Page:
# Problem Solving: Perfect Square Numbers

Learn to write a program that takes a stream of numbers and prints them whether a number is a complete square or not.

We'll cover the following

In this lesson, we will find whether a given number is a perfect square or not.

We will implement several implementations of this problem and step-by-step move towards better implementations. Keep in mind we are about to dive into looking at the following perspective: how do we write a program efficiently? Hence can we improve our implementation? So letâ€™s start!

## Perfect square number

Write and run a program that takes inputs until the user enters -1 and tells whether the input number is a perfect square or not.

Sample input

25 16 23 -1


Sample output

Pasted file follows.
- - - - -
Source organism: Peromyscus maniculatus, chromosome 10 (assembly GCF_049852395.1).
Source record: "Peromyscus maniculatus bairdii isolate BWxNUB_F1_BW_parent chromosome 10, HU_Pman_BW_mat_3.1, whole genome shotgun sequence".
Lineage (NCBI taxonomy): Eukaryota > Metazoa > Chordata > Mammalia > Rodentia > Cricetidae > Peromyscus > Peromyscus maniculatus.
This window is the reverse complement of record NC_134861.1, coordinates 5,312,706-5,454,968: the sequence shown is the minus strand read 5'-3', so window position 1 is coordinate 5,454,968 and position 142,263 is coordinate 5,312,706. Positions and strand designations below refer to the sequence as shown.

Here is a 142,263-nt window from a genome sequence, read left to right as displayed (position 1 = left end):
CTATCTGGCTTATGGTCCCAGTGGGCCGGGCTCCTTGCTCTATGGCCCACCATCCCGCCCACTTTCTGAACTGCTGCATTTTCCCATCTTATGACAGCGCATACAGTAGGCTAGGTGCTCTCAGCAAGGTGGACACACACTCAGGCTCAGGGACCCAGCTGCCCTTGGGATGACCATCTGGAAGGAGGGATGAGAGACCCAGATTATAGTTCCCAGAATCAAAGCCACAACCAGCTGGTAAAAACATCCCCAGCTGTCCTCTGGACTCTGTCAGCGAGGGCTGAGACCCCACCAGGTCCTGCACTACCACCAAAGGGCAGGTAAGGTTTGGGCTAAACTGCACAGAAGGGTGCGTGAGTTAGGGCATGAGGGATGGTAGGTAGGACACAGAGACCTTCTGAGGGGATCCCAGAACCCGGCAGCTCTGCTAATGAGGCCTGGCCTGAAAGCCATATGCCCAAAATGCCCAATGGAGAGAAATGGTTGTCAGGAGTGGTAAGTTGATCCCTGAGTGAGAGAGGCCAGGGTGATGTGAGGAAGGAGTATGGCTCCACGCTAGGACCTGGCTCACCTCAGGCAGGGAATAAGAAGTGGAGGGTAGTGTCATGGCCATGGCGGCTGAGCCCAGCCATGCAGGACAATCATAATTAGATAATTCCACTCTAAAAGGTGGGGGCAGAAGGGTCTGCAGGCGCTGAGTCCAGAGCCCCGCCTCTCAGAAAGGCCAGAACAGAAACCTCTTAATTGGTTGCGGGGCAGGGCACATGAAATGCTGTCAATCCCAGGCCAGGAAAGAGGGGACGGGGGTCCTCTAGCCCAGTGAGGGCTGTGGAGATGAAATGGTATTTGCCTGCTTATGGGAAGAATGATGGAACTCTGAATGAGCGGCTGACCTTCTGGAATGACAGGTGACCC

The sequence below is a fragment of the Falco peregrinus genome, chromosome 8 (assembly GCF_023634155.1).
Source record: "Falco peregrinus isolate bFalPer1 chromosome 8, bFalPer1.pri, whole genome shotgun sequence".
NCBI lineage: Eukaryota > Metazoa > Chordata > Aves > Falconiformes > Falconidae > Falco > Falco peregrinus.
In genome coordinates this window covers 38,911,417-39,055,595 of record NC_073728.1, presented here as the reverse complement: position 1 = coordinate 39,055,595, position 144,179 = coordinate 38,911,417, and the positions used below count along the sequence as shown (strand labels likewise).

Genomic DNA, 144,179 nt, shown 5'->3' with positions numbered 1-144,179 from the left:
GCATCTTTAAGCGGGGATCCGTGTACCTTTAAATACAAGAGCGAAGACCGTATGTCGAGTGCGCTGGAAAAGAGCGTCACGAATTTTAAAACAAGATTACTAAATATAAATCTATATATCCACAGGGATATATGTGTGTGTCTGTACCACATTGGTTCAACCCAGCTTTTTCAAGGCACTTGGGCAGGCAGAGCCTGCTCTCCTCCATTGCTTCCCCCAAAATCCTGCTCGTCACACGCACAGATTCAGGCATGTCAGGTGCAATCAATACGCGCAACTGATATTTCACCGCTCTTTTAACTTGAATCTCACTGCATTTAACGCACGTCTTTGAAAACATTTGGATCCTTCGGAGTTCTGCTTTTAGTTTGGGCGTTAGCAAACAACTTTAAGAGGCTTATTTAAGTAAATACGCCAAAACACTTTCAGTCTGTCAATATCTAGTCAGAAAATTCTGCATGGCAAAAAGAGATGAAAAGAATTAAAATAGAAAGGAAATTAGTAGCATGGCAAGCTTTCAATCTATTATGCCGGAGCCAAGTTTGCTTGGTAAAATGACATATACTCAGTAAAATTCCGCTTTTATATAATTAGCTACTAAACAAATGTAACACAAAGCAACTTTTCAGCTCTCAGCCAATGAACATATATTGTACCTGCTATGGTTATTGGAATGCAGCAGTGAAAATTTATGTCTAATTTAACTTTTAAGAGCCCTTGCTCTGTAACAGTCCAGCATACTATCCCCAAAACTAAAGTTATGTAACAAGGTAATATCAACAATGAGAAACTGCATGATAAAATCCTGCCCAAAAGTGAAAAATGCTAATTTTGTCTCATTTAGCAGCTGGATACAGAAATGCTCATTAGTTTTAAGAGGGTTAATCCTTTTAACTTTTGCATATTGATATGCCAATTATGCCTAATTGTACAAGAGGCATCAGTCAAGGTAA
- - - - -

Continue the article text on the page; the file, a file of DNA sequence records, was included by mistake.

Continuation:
25 is a perfect square
16 is a perfect square
23 is not a perfect square


A perfect square is a number that can be expressed as the product of an integer (let us call that number a verifier) by itself or as the second exponent of an integer. For example, 9 is a perfect square because $3 \times 3 = 3^2 = 9$

How do we find out whether a given number is a perfect square? Just think about the following question:

For a perfect square $S$, is it possible that the verifier $v$ is bigger then $S$ so that $v \times v=S$?

No $v$ cannot exceed $S$. This means one naive idea could be to just iterate through all the possible values of v lower than or equal to $S$ and check if the square of $v$ is equal to $S$.

Your task is to implement a function that checks whether the entered number is a perfect square or not. Letâ€™s call this function isPerfectSquare(), which returns true if the parameter received is a perfect square and otherwise returns false. For example, isPerfectSquare(25) should return true and isPerfectSquare(50) should return false.